Inexcusable (or, Living Abroad in the Age of Trump)

This is the first official week of the United States 2016 Presidential Election. Americans have been preparing for this for over a year. A child conceived on the last, halcyon day before Donald Trump threw his hat in the ring is now qualified to be his speech writer. How did we f — — it up so bad?

After subjecting the rest of the world to the race to the bottom the United States decided to join in, led by two of the least popular candidates in US election history. However, this is not about the campaigns nor is it about Democrat vs Republican. Rather this is all about Donald Trump — something I suspect he whispers to himself every night. Say what you want about the Clintons’ secrecy, their scandals, and their careerism; Hillary has proposed actual, detailed plans based on policy positions she developed during her very real and extensive experience in public office. She is, for better or worse, a consummate public servant and politician. People understand her. The same cannot be said for Donald John Trump.

I have been fortunate enough to spend most of my time abroad while President Obama was in office. At the time I didn’t realize how good I had it. I served as a Peace Corps Volunteer in Indonesia from 2012 to 2014 and often the first thing people said to me when they found out I was American was “Obama!” (In fact, many went further, joking he was actually born in Indonesia. If only the birther movement had been a bit more cosmopolitan they would have found 250 million Indonesians willing to testify Obama was not born an American.) These talks were often a delight, with people talking about how impressed they were and how much Obama inspired them. I doubt many Americans have said that about any President since JFK much less a foreign national.

I currently work in Mali where in the most recent poll Obama had an 89% approval rating. The only thing that Malians approve of more is the super-sweet, super-caffeinated tea they take shooters of in the afternoon to stay awake in the stultifying heat. They do not understand how Trump has gotten so far. I explain to them that, to be fair, most Americans don’t understand how Trump has gotten this far. I just spent the past six months assuring them that “Yes, in America, literally anyone can run for President — and that’s a good thing!” to “Yes, he’s made some headway in certain areas but America is a big place,” to “The reason he’s surviving is mathematics; if there were fewer candidates he’d have already lost,” to “I honestly have no f — -ing clue what just happened.”

There are only so many times you can explain to friend or colleague that bans on Muslim immigrants or the racism that Trump regularly spews not only are not the views of most Americans and illegal, they are the antithesis of what we stand for as a nation. Once such a candidate is elevated to the head of one of our two major parties and his outrageous proposals are put into the party platform, can you still say that this is not the American Way?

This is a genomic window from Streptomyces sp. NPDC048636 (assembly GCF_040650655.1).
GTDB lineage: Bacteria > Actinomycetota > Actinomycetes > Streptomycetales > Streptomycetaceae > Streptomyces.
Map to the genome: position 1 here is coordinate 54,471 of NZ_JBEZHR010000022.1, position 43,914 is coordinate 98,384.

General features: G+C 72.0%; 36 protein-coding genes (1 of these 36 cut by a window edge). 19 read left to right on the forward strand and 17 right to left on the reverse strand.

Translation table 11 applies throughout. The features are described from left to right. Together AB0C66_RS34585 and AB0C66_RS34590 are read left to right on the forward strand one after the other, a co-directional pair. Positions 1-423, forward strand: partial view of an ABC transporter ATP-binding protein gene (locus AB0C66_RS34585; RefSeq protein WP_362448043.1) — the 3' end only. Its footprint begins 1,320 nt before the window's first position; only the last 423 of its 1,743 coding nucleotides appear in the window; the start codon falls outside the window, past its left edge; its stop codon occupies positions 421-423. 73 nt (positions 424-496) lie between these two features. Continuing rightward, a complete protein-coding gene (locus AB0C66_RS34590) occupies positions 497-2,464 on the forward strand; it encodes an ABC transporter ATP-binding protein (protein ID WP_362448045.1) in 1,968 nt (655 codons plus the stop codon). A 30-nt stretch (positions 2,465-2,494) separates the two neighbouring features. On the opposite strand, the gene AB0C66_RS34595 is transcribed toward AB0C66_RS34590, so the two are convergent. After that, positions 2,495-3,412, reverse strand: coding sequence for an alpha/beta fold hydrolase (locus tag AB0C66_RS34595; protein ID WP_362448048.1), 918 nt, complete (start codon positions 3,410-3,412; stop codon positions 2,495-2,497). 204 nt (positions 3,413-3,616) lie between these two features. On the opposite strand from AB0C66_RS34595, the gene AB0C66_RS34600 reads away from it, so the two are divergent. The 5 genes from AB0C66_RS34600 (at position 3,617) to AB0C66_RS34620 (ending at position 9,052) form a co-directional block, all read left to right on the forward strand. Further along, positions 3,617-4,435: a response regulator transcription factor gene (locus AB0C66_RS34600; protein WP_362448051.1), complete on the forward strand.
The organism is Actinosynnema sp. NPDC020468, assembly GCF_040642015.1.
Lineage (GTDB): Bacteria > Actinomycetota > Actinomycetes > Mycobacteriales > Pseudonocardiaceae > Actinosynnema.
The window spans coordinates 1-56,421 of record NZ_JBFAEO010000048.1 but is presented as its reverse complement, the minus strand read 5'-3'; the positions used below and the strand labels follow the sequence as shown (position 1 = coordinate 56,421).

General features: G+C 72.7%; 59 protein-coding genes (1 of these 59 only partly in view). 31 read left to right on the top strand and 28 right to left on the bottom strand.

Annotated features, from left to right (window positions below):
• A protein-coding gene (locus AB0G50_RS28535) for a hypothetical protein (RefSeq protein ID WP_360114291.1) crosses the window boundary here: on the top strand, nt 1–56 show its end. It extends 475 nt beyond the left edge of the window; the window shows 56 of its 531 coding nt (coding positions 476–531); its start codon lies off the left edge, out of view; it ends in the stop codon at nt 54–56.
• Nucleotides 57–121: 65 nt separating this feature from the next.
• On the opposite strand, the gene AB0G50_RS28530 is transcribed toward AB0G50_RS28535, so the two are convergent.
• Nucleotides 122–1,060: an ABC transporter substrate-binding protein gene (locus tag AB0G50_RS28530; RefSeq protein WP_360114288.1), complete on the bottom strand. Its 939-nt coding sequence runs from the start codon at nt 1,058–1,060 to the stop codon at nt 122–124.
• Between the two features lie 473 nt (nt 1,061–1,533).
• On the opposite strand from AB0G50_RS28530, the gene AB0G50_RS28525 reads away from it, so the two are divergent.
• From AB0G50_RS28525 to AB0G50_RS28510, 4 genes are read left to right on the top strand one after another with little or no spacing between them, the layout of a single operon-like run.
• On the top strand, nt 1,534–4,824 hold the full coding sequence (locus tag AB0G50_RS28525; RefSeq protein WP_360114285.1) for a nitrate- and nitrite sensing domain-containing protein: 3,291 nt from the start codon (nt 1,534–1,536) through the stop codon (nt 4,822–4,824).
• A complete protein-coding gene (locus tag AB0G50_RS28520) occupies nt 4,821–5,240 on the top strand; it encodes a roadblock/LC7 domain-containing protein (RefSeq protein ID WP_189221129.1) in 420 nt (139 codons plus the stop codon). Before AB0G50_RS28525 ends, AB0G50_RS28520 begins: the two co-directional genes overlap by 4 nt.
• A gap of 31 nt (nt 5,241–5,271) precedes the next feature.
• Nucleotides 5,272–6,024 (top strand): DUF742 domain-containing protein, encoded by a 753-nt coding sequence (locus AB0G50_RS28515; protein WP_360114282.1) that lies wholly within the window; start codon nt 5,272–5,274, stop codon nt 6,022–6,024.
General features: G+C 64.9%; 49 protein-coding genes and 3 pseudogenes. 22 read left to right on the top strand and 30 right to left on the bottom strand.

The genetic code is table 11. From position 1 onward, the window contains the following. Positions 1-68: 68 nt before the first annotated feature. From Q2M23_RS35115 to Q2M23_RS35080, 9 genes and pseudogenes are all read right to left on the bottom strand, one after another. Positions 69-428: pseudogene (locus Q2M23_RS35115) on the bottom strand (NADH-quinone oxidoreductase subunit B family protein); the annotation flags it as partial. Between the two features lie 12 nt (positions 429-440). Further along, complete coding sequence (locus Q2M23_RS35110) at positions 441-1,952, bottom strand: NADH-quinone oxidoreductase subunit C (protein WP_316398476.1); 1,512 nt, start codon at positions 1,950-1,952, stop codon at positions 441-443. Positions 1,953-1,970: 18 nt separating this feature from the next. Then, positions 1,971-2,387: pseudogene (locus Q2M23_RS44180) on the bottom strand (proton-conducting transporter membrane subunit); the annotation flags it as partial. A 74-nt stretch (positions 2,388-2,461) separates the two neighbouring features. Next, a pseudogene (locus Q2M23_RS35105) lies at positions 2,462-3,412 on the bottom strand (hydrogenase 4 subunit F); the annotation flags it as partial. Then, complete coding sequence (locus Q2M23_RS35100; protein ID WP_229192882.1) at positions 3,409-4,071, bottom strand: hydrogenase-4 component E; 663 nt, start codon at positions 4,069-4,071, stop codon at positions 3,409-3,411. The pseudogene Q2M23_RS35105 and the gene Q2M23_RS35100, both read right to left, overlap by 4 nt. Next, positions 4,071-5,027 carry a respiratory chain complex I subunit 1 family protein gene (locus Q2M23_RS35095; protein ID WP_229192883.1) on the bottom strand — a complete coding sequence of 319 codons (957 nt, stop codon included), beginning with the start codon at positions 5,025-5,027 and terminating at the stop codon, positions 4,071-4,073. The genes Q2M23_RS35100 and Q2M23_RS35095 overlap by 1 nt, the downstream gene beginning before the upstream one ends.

This is to say nothing of Trump’s penchant for the bizarre. Many Africans are familiar with Trump’s braggadocio, narcissism, and craven capitalism. As Trevor Noah skillfully pointed out, they’re all too familiar. But no one approaches the strange with such a sociopathic disregard for reality as Trump. Such as when Trump ate a Trump tower taco salad to show he loves Mexicans and a coworker asked if he was serious. Or when a friend read the Trump New York Times interview and asked “How is my English?” When I responded it was quite good he then asked me “How is Donald Trump’s English?” Or when I showed a friend a clip of Trump taking a bold, anti-mosquito position and he just looked at me and asked “He could be President?”

But why should Americans care? After all, this is an American election and can we be blamed if we want to put “America First” or “Make America Great Again”? Those are valid points and people should and will always vote for what is in their best interest. But, the foreign policy of the United States of America has been predicated since our founding on a kind of moral superiority. We encourage other countries to democratize, to submit to the rule of law, to free the press. We say that inclusiveness and a level playing field are important for economic prosperity.

Even if the US foreign policy hews closer to realpolitik than such idealism, to many aspiring democrats around the world, the United States is something to be looked up to. And to many more around the world it is a place they wish to one live and prosper in. We are and have proclaimed ourselves to be role models. What else do we mean when we incessantly chant that “This is the greatest nation on Earth”? American Exceptionalism, insofar as it exists, comes from the fact that for over 200 years we have been able to successfully elect individuals who cared more about the nation than themselves. By electing Trump, by even allowing Trump to get this far, we are repudiating this heritage.

This is why I think so many of my Malian friends here have been watching this US election cycle with such a deterministic despondency. If Trump can happen in the US, what chance do developing nations have? One friend has been saying all along that he thinks Trump will win. When I asked him why he said that eventually every republic ends in a dictatorship, from Caesar to Mugabe.

Some will say that I think the sky is falling but when I was in South Africa for a visit the people I met were just as concerned. Well into the second term of an equally divisive and scandal ridden Jacob Zuma, the South African drew many parallels between Trump and Zuma save one: “Zuma, like Mbeki before him, rode into office on the coattails of Mandela and the ANC. But it seems like Republicans hate Trump too. How is this happening? Why would you do this to yourselves?”

After a year of trying to explain the inexplicable, I’m out of excuses.